I came up with this recipe in an attempt to veer from my standard potluck fare of chips and salsa. I took it to my first potluck at our new church. I got a bit of the mick taken out of me by our pastor when he caught me snapping a photo of it. “You going to post it?” he asked, with a good deal of cheek in his voice. Of course I was. Ha! Caught red handed despite it being a very green dish. It had so many complements I had to make it again with my other fennel variation… and the second time my husband had three helpings, which to me is always a win. It’s very simple once you have the cultures on hand.

Caught taking this photo… but it was so pretty…


  • 2 lbs brussels sprouts, washed and halved
  • 2 tsp Kirkland organic no salt seasoning OR 1/2 tsp garlic, 1/2 tsp granulated onion, 1/2 tsp black pepper
  • extra-virgin olive oil for roasting sprouts
  • 2 large avocados
  • 1 english cucumber, halved lengthwise and cut into 3/4″ slices OR roasted zucchini cut the same way
  • 1 quart/liter fermented fennel or apple, ginger & lemon fermented fennel
  • 1/4 cup soaked and dried or sprouted pumpkin seeds (optional)
  • 1/4 cup pine nuts (optional)
  • 2-3 Tbsp hulled hempseeds (optional)


  1. Preheat oven to 400ºF
  2. In a large cast iron pan or a baking sheet with a silicone mat, place halved brussels sprouts cut side up
  3. Sprinkle with your favorite seasoning or with a mix of: 1/2 tsp granulated garlic, 1/2 tsp kosher or pink salt, 1/2 tsp granulated onion, 1/2 tsp black pepper.
  4. Spray or drizzle with extra virgin olive oil and roast for 30-45 minutes. If you are using zucchini instead of cucumber, roast them together with the sprouts.
  5. When the brussels have begun to blacken to your taste, remove them and toss with prepared cucumber or zucchini, seeds, 1/2-1 quart of fermented fennel of choice.
  6. Halve your avocados and divide each half into 6 parts (three cuts: 1 lengthwise and then sideways in thirds)
  7. Toss the avocado with the rest of the salad and serve. The fermentation liquid from the fennel culture will prevent the avocado from going brown too quickly.

Let me know what you think!

Apple, Ginger, Lemon & Fennel Cultured Salad (vegan, paleo, keto)

Who loves fennel?! I do (obviously) and so does my husband and a handful of other folks I’ve met but for the most part when I explain that the key vegetable that goes into one of my favorite salads is a licorice tasting bulb I sometimes get funny looks. One must taste to believe. This is a very light & summery fennel recipe and complements both fresh and roasted dishes.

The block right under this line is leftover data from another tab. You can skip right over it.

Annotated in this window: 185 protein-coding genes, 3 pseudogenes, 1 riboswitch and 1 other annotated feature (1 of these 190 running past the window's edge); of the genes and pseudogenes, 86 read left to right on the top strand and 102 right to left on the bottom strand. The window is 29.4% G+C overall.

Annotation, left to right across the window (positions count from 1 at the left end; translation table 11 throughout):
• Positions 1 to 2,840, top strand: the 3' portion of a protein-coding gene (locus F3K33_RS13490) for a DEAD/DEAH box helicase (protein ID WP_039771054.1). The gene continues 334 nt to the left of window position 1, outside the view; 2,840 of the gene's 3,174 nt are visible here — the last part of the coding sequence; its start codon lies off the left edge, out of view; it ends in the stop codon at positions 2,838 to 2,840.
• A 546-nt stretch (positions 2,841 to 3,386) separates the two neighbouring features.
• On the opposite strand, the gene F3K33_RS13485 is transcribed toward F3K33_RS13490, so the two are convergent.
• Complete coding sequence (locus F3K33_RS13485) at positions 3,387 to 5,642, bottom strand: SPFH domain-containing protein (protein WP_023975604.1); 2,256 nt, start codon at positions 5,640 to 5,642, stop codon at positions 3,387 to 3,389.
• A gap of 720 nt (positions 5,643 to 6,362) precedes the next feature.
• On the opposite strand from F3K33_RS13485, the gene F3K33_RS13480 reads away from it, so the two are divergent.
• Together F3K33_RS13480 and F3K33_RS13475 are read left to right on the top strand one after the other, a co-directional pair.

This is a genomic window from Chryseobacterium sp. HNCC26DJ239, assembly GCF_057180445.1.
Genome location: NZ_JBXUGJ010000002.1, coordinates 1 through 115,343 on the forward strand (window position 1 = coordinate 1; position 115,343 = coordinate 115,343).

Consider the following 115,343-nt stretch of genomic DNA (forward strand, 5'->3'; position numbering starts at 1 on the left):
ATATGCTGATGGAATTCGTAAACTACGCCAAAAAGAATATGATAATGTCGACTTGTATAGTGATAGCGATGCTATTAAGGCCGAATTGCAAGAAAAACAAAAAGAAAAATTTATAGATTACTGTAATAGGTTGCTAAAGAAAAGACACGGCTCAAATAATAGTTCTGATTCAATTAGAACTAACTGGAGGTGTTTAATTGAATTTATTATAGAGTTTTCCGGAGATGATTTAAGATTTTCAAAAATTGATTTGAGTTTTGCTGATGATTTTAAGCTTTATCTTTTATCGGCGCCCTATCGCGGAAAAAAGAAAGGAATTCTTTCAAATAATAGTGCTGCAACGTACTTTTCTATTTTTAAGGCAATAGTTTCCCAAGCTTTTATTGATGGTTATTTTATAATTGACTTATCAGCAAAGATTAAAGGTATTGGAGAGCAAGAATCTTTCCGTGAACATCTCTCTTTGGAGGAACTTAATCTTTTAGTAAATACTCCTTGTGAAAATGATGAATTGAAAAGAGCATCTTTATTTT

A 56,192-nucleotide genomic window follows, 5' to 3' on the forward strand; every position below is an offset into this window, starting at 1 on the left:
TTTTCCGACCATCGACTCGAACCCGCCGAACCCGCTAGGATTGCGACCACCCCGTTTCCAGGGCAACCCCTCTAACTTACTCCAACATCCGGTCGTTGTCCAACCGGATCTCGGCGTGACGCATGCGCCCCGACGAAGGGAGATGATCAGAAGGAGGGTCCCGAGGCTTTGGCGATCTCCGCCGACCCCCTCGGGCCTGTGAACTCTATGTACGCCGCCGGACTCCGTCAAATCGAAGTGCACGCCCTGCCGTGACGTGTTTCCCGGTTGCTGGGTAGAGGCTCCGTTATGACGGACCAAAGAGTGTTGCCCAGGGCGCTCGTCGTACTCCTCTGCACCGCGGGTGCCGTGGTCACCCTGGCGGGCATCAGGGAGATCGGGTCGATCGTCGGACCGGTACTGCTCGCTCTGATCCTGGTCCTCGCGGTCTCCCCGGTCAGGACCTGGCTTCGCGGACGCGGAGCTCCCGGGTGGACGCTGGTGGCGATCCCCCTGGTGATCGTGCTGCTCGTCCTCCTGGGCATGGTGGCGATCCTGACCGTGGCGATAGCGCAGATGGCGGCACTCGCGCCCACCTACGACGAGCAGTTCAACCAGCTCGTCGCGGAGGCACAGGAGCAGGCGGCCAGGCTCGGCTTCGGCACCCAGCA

• 3 fennel bulbs (with stalks) rinsed, bulbs quartered and cut into chunks, stalks chopped in 1/2′ – 1″ sections or sliced in a food processor
  • 2 apples, diced or finely sliced
  • 1-2″ piece of pureed or shredded ginger, according to taste
  • 1/4 cup fermented onion juice from a previous batch (optional)
  • 1 lemon, sliced
  • 3% salt (I ended up using 3 3/4 Tbsp kosher salt)
  • avocado oil for the top
  • Fermenting weight or small jar, sanitized
  • 68oz mason or big pickle jar


  • Wash all vegetables and sanitize jar, fermenting weight and lid in the oven at 175 degrees for 5 minutes.
  • Wash hands and prepare vegetables. With this type of ferment I like to toss them together in a large bowl before I stuff them into the jar. Weigh the empty jar if you are adding salt by percentage. Note the weight. Add non-chlorinated water or fermenting liquid if needed.
  • Calculate salt percentage by weight and add to the jar.
  • Cover with avocado oil to keep the bacteria out.
  • Set in the fermenting weight, close the lid and leave to ferment for 2 weeks or longer.

I very much enjoy these slightly odd tasting vegetables, especially after fermentation. Culturing always bends the flavors a bit and brings out a unique bite that is wondrously void of bitterness. Not that fennel is really bitter but I find that it comes out almost smoother in flavor. The finished cultured liquid is fantastic in place of vinegar in dressings as well. I hope you enjoy this one!